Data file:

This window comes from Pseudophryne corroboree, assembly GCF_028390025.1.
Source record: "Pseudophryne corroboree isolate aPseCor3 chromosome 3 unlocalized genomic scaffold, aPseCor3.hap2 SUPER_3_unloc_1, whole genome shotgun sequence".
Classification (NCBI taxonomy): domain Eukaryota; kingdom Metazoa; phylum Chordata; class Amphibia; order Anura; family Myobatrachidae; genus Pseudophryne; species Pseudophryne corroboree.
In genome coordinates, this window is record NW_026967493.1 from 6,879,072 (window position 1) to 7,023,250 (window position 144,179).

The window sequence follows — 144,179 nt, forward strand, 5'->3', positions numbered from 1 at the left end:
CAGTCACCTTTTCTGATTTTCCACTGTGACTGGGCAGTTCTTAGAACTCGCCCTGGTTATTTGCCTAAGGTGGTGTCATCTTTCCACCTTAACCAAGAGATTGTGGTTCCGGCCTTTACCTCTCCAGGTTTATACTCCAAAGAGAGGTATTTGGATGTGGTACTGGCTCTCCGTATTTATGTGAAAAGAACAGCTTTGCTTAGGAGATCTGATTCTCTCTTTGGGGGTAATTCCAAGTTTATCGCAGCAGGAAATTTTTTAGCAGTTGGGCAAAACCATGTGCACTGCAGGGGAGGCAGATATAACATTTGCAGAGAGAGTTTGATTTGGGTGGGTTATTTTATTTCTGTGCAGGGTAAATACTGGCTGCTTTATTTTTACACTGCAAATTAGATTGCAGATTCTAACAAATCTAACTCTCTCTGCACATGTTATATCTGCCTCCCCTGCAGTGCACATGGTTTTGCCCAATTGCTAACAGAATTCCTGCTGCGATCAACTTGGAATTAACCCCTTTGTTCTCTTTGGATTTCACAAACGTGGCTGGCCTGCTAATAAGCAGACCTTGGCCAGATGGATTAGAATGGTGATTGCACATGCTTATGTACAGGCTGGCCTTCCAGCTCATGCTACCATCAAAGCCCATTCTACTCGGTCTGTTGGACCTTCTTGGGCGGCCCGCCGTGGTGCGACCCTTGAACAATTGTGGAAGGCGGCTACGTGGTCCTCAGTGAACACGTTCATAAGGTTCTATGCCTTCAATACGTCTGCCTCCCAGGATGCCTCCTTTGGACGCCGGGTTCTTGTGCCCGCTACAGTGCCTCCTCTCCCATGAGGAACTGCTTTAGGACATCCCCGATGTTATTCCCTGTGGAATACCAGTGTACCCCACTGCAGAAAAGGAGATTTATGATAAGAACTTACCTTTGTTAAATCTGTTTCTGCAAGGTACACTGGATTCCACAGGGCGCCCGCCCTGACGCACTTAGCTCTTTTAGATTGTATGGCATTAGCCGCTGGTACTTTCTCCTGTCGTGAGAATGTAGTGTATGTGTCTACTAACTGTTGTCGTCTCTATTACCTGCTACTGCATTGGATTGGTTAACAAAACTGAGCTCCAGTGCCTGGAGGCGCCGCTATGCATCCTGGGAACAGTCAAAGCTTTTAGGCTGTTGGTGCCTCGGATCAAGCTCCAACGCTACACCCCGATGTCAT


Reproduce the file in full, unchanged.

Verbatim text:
This window comes from Pseudophryne corroboree, assembly GCF_028390025.1.
Source record: "Pseudophryne corroboree isolate aPseCor3 chromosome 3 unlocalized genomic scaffold, aPseCor3.hap2 SUPER_3_unloc_1, whole genome shotgun sequence".
Classification (NCBI taxonomy): domain Eukaryota; kingdom Metazoa; phylum Chordata; class Amphibia; order Anura; family Myobatrachidae; genus Pseudophryne; species Pseudophryne corroboree.
In genome coordinates, this window is record NW_026967493.1 from 6,879,072 (window position 1) to 7,023,250 (window position 144,179).

The window sequence follows — 144,179 nt, forward strand, 5'->3', positions numbered from 1 at the left end:
CAGTCACCTTTTCTGATTTTCCACTGTGACTGGGCAGTTCTTAGAACTCGCCCTGGTTATTTGCCTAAGGTGGTGTCATCTTTCCACCTTAACCAAGAGATTGTGGTTCCGGCCTTTACCTCTCCAGGTTTATACTCCAAAGAGAGGTATTTGGATGTGGTACTGGCTCTCCGTATTTATGTGAAAAGAACAGCTTTGCTTAGGAGATCTGATTCTCTCTTTGGGGGTAATTCCAAGTTTATCGCAGCAGGAAATTTTTTAGCAGTTGGGCAAAACCATGTGCACTGCAGGGGAGGCAGATATAACATTTGCAGAGAGAGTTTGATTTGGGTGGGTTATTTTATTTCTGTGCAGGGTAAATACTGGCTGCTTTATTTTTACACTGCAAATTAGATTGCAGATTCTAACAAATCTAACTCTCTCTGCACATGTTATATCTGCCTCCCCTGCAGTGCACATGGTTTTGCCCAATTGCTAACAGAATTCCTGCTGCGATCAACTTGGAATTAACCCCTTTGTTCTCTTTGGATTTCACAAACGTGGCTGGCCTGCTAATAAGCAGACCTTGGCCAGATGGATTAGAATGGTGATTGCACATGCTTATGTACAGGCTGGCCTTCCAGCTCATGCTACCATCAAAGCCCATTCTACTCGGTCTGTTGGACCTTCTTGGGCGGCCCGCCGTGGTGCGACCCTTGAACAATTGTGGAAGGCGGCTACGTGGTCCTCAGTGAACACGTTCATAAGGTTCTATGCCTTCAATACGTCTGCCTCCCAGGATGCCTCCTTTGGACGCCGGGTTCTTGTGCCCGCTACAGTGCCTCCTCTCCCATGAGGAACTGCTTTAGGACATCCCCGATGTTATTCCCTGTGGAATACCAGTGTACCCCACTGCAGAAAAGGAGATTTATGATAAGAACTTACCTTTGTTAAATCTGTTTCTGCAAGGTACACTGGATTCCACAGGGCGCCCGCCCTGACGCACTTAGCTCTTTTAGATTGTATGGCATTAGCCGCTGGTACTTTCTCCTGTCGTGAGAATGTAGTGTATGTGTCTACTAACTGTTGTCGTCTCTATTACCTGCTACTGCATTGGATTGGTTAACAAAACTGAGCTCCAGTGCCTGGAGGCGCCGCTATGCATCCTGGGAACAGTCAAAGCTTTTAGGCTGTTGGTGCCTCGGATCAAGCTCCAACGCTACACCCCGATGTCAT